The 1961 Vienna Convention on Diplomatic Relations has for over 50 years been central to diplomacy and applied to all forms of relations among sovereign States. Participation is almost universal. The rules giving special protection to ambassadors are the oldest established in international law and the Convention is respected almost everywhere. But understanding it as a living instrument requires knowledge of its background in customary international law, of the negotiating history which clarifies many of its terms and the subsequent practice of states and decisions of national courts which have resolved other ambiguities. Diplomatic Law provides this in-depth Commentary. The book is an essential guide to changing methods of modern diplomacy and shows how challenges to its regime of special protection for embassies and diplomats have been met and resolved. It is used by ministries of foreign affairs and cited by domestic courts world-wide.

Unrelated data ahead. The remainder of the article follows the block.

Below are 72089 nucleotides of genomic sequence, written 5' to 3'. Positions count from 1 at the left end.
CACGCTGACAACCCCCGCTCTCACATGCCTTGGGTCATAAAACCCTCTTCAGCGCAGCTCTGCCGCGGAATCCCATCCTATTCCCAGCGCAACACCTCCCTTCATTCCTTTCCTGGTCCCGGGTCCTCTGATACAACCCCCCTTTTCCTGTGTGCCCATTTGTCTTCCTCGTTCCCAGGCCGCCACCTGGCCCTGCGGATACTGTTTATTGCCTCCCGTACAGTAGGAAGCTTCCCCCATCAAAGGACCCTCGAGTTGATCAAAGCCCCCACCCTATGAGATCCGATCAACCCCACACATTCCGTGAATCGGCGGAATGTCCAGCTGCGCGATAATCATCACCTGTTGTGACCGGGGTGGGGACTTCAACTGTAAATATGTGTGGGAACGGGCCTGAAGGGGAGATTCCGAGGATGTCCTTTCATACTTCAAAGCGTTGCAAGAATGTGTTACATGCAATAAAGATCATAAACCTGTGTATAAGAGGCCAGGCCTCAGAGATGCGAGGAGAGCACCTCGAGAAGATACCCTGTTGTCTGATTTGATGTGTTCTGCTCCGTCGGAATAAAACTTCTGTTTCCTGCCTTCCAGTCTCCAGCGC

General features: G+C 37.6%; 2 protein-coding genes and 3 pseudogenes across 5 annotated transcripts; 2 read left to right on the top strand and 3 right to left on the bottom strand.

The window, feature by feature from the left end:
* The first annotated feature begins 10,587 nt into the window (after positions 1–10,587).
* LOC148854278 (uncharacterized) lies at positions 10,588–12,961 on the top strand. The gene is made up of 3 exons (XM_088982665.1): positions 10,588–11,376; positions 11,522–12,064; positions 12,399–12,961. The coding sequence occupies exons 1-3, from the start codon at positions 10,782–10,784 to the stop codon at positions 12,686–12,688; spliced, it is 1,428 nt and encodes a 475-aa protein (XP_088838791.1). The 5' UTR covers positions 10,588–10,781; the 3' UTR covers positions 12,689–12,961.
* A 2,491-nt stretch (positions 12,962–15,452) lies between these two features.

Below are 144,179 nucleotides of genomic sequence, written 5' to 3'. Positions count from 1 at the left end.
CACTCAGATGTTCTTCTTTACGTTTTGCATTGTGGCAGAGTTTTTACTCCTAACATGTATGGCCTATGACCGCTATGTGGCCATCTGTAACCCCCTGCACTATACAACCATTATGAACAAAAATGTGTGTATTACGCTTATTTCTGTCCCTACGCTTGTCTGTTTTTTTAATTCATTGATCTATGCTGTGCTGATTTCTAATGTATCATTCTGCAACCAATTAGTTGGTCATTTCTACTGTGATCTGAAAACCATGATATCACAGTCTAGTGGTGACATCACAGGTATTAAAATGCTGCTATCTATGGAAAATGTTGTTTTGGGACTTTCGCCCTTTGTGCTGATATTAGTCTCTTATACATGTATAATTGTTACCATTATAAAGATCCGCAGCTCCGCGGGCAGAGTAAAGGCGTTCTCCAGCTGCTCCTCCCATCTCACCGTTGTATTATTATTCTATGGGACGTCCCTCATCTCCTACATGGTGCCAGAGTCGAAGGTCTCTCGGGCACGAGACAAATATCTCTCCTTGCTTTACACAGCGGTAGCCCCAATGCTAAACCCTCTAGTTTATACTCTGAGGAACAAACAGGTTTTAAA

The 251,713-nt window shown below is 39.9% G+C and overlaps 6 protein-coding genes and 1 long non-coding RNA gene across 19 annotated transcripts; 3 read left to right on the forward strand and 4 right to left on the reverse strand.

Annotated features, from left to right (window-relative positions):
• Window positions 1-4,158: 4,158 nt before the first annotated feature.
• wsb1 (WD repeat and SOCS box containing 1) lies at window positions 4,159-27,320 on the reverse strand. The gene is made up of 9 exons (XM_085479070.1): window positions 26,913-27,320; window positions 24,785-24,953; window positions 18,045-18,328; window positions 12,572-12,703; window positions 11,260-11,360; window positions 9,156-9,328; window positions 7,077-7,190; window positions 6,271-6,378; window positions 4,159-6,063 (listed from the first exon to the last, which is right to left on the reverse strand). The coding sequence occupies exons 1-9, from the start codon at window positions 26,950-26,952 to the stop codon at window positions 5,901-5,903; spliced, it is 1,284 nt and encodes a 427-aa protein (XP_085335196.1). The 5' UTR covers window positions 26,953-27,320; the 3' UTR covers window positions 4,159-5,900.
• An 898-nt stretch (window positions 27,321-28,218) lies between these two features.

The book analyzes the reasons for the widespread observance of the Convention rules and why in the special case of communications - where there is flagrant violation of their special status - these reasons do not apply. It describes how abuse has been controlled and how the immunities in the Convention have survived onslaught by those claiming that they should give way to conflicting entitlements to access to justice and the desire to punish violators of human rights. It describes how the duty of diplomats not to interfere in the internal affairs of the host State is being narrowed in the face of the communal international responsibility to monitor and uphold human rights.